By Jennifer Palmiotto, Psy. D., LMFT
Host of Love & Autism
We are inundated with the need to plan for just about everything in our lives. Expectant mothers create elaborate birth plans. New parents begin planning for their child’s future by saving for college. We plan just about everything, from disaster to our daily schedule. And of course, we plan for our demise by creating a will and trusts that will protect our loved ones even in our passing. All of this planning is related to our strong desires to create happiness and to help our children be comfortable. Yet, when parents reflect upon what they really want for their child’s lives—most often it comes down to LOVE.
Parents want their children to feel their love, to find meaningful friendship, to fall and stay in love. Its curious though….the thing that we want most, we leave up to chance.
Perhaps the reason we don’t create a plan for our children’s relational health is because we don’t know how to do it. Furthermore, when our children are born with neurological differences such as being on the autism spectrum, planning for relational wellness may seem to take a back seat to medical needs, therapy appointments, and educational concerns. Creating a road map to love and relationships will allow your child the most opportunity for the things that we all hold so dear. Any expert in planning would tell you, if you don’t have a plan it’s never too late. Create one.
So, how do you create a road map to love?
Understand why it’s important.
For us at Love & Autism, we believe that the primary goal in life is to love and be loved; this doesn’t change with the neurological differences associated with autism. Love is an innate and fundamental part of being human. Each of us deserves satisfying relationships at every age, stage, and ability. Although this may sound touchy-feely, scientists concur that love is essential. Loving relationships improve physical health and decrease mental health issues. Within our autism community, we hear dire statistics about increased risk of suicide, isolated adults having no sense of community belonging, and scary stories about bullying and abuse. Most of us have cried and worried about our loved ones on the autism spectrum.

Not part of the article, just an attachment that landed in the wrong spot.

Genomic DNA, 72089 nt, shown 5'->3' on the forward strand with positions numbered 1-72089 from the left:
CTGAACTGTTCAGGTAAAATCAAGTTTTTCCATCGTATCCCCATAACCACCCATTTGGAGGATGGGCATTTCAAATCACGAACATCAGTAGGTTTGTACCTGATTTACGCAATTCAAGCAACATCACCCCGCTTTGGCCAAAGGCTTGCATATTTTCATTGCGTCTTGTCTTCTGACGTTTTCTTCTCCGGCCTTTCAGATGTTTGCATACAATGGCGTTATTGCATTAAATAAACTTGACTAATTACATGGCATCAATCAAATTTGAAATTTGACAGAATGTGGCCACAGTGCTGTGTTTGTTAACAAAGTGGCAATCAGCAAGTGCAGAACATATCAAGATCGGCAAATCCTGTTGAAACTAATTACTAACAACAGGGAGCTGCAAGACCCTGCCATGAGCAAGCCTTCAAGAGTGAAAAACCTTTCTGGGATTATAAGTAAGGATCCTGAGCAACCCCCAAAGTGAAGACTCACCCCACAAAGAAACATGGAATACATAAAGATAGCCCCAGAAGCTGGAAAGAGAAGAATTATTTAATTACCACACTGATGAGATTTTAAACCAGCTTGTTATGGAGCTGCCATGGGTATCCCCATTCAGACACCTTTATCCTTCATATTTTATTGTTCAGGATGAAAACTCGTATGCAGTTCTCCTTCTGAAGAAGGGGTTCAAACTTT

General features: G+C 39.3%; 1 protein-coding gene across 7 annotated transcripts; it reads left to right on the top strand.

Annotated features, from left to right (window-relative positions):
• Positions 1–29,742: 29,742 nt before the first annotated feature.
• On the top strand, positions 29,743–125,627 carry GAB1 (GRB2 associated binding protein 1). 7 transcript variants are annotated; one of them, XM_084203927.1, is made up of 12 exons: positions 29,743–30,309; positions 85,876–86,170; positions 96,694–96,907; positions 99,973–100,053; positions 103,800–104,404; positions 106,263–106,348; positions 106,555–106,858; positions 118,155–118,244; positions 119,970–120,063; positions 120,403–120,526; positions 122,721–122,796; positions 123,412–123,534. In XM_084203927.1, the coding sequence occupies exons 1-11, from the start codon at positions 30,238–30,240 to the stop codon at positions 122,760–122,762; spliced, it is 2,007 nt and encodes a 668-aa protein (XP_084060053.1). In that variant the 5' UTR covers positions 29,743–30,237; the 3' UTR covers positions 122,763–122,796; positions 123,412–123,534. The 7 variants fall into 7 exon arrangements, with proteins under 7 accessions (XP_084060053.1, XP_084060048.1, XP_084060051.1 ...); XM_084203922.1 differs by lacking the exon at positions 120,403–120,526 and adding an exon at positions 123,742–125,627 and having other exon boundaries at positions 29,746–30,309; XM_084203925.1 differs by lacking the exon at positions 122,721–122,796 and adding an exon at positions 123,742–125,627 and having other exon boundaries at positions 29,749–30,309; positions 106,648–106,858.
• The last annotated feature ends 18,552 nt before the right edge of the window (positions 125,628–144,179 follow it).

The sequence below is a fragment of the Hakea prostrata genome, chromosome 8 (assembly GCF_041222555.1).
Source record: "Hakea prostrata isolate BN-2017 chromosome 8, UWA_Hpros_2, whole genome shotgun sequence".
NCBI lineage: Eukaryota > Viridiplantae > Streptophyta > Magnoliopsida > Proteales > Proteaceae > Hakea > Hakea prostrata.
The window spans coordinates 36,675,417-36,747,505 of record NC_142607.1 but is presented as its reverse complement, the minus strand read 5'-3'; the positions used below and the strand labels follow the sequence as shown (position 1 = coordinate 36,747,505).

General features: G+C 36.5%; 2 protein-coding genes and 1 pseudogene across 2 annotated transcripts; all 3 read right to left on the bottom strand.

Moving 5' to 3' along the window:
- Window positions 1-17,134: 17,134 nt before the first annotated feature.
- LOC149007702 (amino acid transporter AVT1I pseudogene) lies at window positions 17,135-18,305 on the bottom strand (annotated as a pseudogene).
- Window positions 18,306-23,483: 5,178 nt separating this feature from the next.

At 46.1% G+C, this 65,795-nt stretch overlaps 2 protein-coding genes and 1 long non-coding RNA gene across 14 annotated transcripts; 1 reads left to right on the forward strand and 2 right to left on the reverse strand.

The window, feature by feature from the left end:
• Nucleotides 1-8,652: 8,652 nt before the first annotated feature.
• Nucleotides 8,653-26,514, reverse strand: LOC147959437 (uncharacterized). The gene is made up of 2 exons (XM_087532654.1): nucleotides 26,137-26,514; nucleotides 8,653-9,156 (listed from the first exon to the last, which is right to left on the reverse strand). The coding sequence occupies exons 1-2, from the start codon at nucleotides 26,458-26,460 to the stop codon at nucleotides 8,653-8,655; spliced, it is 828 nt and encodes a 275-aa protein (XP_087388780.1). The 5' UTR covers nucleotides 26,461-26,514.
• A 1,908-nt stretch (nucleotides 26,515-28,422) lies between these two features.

Is it even possible?
We’ve all contended with the ridiculously inaccurate representation of persons on the spectrum being loners, not wanting relationships or needing human connection. After 16 years practicing within this community, there is not one part of me that says that persons with autism are incapable of love or can’t have fulfilling relationships. We have so many public examples of persons with autism leading fulfilling lives, including incredibly strong bonds with others. Almost a year ago, Anita Lesko and Abraham Talmage Neilsen were married at Love & Autism, sending a strong message of hope and inspiration. Love & Autism’s 2016 speakers demonstrate that love is possible for all–David and Kristen Finch have a neurologically-mixed marriage with two beautiful children. Alex Plank and Kirsten Lindsmith have been friends for most of their adult lives.
What can you do?
Every person is unique and brings different gifts and shortfalls to each relationship. This plan is meant to be flexible and non-exhaustive. It is meant to create thought, not additional worry, and to inspire small change that leads to big dreams.
ONE: Start with You
Did you know that your relationship with your child is a mirror to every future relationship? A healthy parent-child relationship is based on trust and safety, where a child feels heard and understood. Having a satisfying relationship with a parent allows a person to grow a healthy attachment to future loved ones.
So how do we improve interactions so that our children feel our love? Loving wholeheartedly begins with setting your intentions. When interacting with your child with autism, don’t try to “get” something from them or coerce a specific outcome. Allow authenticity, spontaneity, and notice what your child is contributing. Rather than question, share with your child your experience of being with them.
TWO: Create a Sense of Belonging
Whether your child is 2 or 52, you can improve wellness through better relationships. Even if your child seems to not notice others or doesn’t yet show you that they value relationships; trust that they do. Find people and places that believe the same things about your child, that she is worthy of interaction and social experiences.